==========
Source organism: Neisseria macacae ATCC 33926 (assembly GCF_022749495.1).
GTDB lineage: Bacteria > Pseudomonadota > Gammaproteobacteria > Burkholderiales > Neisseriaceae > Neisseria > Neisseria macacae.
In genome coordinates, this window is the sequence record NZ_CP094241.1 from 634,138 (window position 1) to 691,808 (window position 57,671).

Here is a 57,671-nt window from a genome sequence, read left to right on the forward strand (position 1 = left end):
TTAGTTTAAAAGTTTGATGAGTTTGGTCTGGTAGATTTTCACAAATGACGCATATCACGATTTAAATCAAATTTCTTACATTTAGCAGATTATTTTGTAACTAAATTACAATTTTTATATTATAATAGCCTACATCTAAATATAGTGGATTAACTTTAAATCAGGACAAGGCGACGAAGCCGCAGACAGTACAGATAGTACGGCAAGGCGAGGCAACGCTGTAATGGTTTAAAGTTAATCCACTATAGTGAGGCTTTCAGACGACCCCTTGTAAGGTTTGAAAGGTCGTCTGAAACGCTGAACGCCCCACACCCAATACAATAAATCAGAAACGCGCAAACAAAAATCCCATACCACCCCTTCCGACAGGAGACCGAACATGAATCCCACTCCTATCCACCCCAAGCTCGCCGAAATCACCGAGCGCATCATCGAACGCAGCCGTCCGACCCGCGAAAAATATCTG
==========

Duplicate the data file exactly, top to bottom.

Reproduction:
Source organism: Neisseria macacae ATCC 33926 (assembly GCF_022749495.1).
GTDB lineage: Bacteria > Pseudomonadota > Gammaproteobacteria > Burkholderiales > Neisseriaceae > Neisseria > Neisseria macacae.
In genome coordinates, this window is the sequence record NZ_CP094241.1 from 634,138 (window position 1) to 691,808 (window position 57,671).

Here is a 57,671-nt window from a genome sequence, read left to right on the forward strand (position 1 = left end):
TTAGTTTAAAAGTTTGATGAGTTTGGTCTGGTAGATTTTCACAAATGACGCATATCACGATTTAAATCAAATTTCTTACATTTAGCAGATTATTTTGTAACTAAATTACAATTTTTATATTATAATAGCCTACATCTAAATATAGTGGATTAACTTTAAATCAGGACAAGGCGACGAAGCCGCAGACAGTACAGATAGTACGGCAAGGCGAGGCAACGCTGTAATGGTTTAAAGTTAATCCACTATAGTGAGGCTTTCAGACGACCCCTTGTAAGGTTTGAAAGGTCGTCTGAAACGCTGAACGCCCCACACCCAATACAATAAATCAGAAACGCGCAAACAAAAATCCCATACCACCCCTTCCGACAGGAGACCGAACATGAATCCCACTCCTATCCACCCCAAGCTCGCCGAAATCACCGAGCGCATCATCGAACGCAGCCGTCCGACCCGCGAAAAATATCTG